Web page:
Topic: Has Fox found the spiritual sequel to Sliders?
My subject is clickbaity. I don't really think that they have, but something really struck me about a show I watched on Fox this last week.
This is a show that's hard for me to really sell to anyone because it's a big of a convoluted mess of a concept. It's Seth MacFarlane doing a Star Trek cosplay that takes itself seriously. None of that seems to click - when I first saw the trailers, I thought it was supposed to be a 30-minute comedy. Seth MacFarlane does Galaxy Quest.
What I found, instead, is that it's MacFarlane doing TNG. There are moments of comedy and ridiculousness (because that's what MacFarlane knows), but the show takes itself far more seriously than I would've ever thought. The show has tackled a handful of social issues, and MacFarlane's character has ended up much more like Picard than the comedic "in over his head" character I was led to believe he'd be by watching the promos.
The most recent episode was about a small team of four scientists being sent to a world that was a true democracy. The entire system of government is voted on by the people, including the legal system. One of the scientists, unsure of the society's rules, gets caught up in the legal system and must work within the world's system to save himself.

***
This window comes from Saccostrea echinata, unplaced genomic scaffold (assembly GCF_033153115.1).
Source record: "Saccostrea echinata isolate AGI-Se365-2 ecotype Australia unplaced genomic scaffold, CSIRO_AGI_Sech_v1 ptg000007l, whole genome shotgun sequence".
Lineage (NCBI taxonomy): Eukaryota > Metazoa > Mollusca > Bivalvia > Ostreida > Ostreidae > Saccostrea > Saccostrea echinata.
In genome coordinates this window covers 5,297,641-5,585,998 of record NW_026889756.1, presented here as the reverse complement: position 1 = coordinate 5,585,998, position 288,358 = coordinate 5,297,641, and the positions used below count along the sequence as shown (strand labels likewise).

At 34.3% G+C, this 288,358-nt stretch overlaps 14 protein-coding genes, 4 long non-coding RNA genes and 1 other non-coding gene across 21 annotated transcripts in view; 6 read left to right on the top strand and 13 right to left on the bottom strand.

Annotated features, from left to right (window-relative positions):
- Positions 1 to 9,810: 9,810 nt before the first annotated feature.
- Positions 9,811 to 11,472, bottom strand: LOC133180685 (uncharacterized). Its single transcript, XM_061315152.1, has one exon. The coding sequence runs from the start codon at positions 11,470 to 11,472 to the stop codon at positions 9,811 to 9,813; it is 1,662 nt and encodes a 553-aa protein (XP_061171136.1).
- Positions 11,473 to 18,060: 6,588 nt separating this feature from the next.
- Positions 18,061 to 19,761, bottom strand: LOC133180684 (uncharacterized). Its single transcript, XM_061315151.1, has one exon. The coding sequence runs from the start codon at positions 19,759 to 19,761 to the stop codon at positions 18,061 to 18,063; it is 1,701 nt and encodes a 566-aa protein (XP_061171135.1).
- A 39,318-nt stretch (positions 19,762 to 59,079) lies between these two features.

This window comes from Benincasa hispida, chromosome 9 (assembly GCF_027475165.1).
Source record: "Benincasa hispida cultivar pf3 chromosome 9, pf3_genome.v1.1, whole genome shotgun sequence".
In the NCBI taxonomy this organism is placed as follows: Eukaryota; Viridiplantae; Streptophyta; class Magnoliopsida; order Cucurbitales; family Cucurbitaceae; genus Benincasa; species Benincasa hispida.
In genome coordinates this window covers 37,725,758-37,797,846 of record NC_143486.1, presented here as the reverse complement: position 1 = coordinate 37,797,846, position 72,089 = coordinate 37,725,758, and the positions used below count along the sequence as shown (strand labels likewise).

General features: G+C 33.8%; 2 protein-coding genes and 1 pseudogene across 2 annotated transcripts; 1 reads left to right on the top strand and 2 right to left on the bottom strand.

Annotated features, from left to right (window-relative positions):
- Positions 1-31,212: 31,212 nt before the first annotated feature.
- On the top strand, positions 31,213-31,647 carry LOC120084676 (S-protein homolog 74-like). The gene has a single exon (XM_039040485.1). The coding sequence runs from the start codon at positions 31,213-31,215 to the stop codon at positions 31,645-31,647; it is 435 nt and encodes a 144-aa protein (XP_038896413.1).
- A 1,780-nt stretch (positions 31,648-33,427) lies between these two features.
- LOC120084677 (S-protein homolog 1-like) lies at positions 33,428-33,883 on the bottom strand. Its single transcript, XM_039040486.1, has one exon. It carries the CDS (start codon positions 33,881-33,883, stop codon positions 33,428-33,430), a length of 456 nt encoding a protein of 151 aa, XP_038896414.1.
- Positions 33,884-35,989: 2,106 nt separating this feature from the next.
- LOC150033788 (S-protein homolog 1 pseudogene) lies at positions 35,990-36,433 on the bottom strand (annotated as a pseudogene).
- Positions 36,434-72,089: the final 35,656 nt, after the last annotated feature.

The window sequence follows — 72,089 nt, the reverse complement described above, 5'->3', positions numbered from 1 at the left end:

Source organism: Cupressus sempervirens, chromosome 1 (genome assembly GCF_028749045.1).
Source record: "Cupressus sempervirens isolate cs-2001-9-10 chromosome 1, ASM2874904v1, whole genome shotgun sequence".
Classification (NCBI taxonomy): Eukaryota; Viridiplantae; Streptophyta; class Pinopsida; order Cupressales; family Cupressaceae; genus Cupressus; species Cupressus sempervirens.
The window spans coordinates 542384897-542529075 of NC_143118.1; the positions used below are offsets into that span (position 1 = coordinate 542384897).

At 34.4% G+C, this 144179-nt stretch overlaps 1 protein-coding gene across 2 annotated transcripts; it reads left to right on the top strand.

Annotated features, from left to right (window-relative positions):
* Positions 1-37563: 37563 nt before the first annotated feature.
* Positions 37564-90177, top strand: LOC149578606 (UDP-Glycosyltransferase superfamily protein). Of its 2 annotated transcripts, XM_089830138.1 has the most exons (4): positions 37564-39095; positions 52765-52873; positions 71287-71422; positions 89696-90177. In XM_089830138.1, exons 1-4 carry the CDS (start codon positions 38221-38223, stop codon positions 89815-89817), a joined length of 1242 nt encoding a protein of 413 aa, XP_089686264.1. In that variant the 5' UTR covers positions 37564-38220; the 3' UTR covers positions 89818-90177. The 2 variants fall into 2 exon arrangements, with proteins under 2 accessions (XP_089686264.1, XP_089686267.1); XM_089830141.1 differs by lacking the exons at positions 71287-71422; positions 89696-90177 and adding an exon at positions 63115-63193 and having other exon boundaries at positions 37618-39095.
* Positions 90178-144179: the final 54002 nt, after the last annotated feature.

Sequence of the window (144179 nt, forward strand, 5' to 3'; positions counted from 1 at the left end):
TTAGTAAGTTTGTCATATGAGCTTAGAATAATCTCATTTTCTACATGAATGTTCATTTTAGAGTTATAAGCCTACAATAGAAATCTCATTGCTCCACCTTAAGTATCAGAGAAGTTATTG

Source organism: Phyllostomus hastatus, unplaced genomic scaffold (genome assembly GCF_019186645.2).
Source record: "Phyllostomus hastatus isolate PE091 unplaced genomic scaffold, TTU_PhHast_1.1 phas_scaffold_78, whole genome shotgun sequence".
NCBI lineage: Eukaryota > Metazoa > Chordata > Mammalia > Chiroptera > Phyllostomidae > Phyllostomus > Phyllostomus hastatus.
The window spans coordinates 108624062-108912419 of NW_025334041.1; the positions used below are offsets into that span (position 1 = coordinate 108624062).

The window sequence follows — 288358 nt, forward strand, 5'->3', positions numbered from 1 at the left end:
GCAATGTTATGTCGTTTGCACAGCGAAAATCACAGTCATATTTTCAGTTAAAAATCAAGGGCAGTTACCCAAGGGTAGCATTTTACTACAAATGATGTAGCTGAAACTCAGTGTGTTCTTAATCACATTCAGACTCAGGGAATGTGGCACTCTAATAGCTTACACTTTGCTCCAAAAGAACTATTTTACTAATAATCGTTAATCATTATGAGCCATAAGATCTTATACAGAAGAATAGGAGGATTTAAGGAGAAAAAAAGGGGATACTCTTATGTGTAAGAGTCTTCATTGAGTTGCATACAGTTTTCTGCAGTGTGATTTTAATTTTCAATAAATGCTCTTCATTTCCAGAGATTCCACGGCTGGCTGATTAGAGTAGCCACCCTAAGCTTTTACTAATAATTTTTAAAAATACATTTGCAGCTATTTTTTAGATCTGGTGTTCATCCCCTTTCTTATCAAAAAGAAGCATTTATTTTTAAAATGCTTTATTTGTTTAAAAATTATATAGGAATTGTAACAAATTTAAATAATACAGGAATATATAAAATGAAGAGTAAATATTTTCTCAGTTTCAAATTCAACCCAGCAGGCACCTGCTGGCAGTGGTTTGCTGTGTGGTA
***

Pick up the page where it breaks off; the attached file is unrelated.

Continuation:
Change a couple of words, and that could easily be an episode of Sliders. And that's really what it felt like to me. The four people on the planet are essentially stranded - the Orville is unable to help because of their version of the Prime Directive. They learn about the system, deal with some of the native people, and they (sort of?) try to understand the world they're on.
This is the first episode of the show that's felt that way - most of the show is, like I said, a modern version of TNG. But I was a bit surprised at how much it felt like Sliders as I was watching it. I could easily see Rembrandt getting in over his head on a world like this one, and Arturo/Quinn/Wade having to figure out how to get him out of it.
(Granted, Rembrandt probably would've been arrested for something different than what happens on the Orville but my point remains).
I don't know how many are watching this show, but it's way better than I imagined. And like I said in the Star Trek post, it's kinda cool that there's a show doing very Trek-like things while Discovery is doing un-Trek-like (but still good) things on its side of the universe.